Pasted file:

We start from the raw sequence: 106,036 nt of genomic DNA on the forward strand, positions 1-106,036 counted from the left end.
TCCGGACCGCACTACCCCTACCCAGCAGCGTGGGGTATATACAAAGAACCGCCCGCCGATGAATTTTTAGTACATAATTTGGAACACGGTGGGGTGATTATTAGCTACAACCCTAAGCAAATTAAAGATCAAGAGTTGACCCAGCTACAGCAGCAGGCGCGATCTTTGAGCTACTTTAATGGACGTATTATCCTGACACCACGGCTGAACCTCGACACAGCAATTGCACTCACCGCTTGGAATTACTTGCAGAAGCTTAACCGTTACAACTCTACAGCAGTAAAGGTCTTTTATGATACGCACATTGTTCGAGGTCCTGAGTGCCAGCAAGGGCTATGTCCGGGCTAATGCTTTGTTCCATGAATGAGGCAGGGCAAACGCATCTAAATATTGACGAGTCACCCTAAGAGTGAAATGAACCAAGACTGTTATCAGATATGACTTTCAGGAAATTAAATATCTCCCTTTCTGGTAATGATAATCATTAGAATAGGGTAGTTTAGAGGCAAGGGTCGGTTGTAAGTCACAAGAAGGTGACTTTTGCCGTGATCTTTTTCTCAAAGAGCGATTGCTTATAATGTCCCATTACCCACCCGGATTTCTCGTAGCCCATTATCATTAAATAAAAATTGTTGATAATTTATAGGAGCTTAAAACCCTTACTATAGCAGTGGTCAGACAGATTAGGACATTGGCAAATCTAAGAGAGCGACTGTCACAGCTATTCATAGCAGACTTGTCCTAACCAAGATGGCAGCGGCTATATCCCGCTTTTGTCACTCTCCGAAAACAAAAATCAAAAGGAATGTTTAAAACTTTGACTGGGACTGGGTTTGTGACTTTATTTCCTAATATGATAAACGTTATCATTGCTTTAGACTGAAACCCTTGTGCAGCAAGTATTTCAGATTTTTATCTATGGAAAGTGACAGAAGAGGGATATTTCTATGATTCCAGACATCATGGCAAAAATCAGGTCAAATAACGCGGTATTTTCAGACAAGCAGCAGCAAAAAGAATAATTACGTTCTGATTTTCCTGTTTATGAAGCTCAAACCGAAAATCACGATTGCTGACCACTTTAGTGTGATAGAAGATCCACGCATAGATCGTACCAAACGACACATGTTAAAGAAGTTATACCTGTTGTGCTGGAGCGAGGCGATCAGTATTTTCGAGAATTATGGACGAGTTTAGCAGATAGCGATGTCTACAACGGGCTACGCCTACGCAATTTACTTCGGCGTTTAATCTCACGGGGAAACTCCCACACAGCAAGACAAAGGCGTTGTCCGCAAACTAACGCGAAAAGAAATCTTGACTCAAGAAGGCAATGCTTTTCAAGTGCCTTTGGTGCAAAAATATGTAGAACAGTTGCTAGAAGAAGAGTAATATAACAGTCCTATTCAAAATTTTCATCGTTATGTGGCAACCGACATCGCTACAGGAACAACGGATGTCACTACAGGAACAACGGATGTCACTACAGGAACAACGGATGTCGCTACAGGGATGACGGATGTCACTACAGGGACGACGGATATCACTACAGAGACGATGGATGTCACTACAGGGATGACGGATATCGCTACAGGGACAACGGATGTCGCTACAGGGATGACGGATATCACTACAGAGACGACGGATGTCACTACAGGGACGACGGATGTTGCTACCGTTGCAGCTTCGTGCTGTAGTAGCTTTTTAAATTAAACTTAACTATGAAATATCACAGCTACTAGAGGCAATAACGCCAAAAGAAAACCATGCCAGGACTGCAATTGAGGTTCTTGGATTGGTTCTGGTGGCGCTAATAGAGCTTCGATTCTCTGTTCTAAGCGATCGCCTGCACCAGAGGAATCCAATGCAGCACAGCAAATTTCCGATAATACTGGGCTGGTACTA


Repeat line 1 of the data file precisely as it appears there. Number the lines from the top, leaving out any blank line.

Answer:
We start from the raw sequence: 106,036 nt of genomic DNA on the forward strand, positions 1-106,036 counted from the left end.